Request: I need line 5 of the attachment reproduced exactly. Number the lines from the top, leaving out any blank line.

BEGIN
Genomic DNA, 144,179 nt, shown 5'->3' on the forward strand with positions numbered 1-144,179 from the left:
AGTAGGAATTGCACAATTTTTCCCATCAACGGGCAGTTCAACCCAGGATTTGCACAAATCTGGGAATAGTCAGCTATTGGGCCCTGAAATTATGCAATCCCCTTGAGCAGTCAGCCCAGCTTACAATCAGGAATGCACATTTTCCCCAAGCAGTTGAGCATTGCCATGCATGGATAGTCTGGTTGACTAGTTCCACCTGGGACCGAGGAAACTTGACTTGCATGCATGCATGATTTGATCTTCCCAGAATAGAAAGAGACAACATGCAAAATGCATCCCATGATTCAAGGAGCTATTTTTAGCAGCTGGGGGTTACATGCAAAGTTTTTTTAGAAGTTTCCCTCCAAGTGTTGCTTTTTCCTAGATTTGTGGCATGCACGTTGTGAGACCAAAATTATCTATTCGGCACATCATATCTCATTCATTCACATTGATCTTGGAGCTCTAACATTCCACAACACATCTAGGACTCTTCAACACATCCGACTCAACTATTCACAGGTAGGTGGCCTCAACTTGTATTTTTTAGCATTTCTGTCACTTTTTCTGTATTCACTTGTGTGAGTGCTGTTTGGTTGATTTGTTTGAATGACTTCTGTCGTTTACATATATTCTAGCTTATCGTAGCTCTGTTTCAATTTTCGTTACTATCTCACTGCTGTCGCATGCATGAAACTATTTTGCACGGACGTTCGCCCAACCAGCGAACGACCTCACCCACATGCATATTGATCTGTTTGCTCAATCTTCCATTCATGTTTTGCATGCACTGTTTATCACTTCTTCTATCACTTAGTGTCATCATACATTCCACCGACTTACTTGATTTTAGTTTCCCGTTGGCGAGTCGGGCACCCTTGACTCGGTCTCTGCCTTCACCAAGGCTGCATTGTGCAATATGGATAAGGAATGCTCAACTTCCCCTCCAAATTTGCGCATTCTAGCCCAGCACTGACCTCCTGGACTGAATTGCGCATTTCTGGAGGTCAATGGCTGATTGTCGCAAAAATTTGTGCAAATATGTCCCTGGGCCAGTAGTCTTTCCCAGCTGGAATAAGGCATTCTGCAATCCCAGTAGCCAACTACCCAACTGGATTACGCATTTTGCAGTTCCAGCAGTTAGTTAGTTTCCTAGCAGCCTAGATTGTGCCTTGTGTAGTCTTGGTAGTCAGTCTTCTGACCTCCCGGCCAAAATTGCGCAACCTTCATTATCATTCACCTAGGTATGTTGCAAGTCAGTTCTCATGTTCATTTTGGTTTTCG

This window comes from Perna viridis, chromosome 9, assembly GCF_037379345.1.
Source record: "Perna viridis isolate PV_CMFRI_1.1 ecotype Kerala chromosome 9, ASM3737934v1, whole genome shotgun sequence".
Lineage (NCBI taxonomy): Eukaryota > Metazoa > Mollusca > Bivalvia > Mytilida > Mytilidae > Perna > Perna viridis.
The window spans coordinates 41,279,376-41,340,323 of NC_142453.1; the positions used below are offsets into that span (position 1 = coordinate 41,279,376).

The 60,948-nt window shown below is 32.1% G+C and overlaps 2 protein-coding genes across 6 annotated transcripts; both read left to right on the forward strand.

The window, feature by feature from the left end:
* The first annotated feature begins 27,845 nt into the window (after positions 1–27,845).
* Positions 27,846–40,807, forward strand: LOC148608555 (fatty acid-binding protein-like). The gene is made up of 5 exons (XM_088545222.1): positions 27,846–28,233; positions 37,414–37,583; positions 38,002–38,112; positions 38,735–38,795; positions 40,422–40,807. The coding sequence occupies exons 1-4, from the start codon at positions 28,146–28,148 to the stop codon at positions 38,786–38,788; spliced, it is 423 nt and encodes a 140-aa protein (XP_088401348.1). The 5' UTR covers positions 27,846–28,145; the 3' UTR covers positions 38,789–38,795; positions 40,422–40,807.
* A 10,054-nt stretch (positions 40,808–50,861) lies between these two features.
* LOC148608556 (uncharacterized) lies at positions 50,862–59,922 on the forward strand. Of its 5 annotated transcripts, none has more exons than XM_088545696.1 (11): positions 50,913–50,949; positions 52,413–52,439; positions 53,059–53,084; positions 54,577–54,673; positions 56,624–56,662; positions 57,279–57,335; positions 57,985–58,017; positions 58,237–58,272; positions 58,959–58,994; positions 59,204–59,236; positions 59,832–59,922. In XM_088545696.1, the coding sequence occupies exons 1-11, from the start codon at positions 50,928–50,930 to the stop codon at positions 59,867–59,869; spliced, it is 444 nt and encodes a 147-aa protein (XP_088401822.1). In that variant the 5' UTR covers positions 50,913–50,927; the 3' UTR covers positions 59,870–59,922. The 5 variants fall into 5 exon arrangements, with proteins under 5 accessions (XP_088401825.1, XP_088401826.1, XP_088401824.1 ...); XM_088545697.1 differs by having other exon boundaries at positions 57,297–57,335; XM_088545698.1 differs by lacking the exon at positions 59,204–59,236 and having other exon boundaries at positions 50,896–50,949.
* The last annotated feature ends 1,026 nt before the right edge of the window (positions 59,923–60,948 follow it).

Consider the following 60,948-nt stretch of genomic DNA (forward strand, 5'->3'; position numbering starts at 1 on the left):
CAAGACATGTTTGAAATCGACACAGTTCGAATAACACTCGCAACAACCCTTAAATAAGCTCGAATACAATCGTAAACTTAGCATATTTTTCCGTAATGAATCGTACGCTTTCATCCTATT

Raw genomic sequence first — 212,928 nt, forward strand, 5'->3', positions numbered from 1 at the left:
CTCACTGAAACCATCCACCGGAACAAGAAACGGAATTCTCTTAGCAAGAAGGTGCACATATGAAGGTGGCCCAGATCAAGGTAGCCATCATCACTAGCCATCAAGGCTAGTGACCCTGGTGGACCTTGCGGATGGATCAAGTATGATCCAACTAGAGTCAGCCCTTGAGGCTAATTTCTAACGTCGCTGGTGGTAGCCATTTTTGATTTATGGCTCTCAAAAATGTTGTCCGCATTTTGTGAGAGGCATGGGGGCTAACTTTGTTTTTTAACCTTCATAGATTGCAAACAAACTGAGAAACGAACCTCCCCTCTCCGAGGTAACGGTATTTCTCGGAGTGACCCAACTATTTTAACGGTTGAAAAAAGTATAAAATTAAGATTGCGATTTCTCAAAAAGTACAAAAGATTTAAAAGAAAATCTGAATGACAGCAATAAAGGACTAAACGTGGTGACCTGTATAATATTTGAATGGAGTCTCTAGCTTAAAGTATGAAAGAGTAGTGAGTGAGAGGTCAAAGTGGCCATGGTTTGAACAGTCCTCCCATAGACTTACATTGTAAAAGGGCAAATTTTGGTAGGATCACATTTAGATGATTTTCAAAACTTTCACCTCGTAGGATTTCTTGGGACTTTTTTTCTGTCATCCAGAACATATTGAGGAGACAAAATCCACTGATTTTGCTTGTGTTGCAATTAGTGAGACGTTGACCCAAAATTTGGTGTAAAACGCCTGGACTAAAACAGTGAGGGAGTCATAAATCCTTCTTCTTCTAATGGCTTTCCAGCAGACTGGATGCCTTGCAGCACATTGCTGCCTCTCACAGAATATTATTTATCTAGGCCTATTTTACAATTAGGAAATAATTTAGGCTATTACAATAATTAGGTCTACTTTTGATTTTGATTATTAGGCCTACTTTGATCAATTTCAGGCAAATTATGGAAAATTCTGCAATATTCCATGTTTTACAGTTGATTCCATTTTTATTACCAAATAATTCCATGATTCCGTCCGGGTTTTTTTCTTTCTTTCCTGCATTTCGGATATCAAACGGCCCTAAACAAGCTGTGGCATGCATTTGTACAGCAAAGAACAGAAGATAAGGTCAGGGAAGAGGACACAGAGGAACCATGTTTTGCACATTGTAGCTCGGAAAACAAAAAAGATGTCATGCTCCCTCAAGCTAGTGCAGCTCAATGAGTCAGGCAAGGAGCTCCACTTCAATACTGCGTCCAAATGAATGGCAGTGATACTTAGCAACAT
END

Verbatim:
Lineage (NCBI taxonomy): Eukaryota > Metazoa > Mollusca > Bivalvia > Mytilida > Mytilidae > Perna > Perna viridis.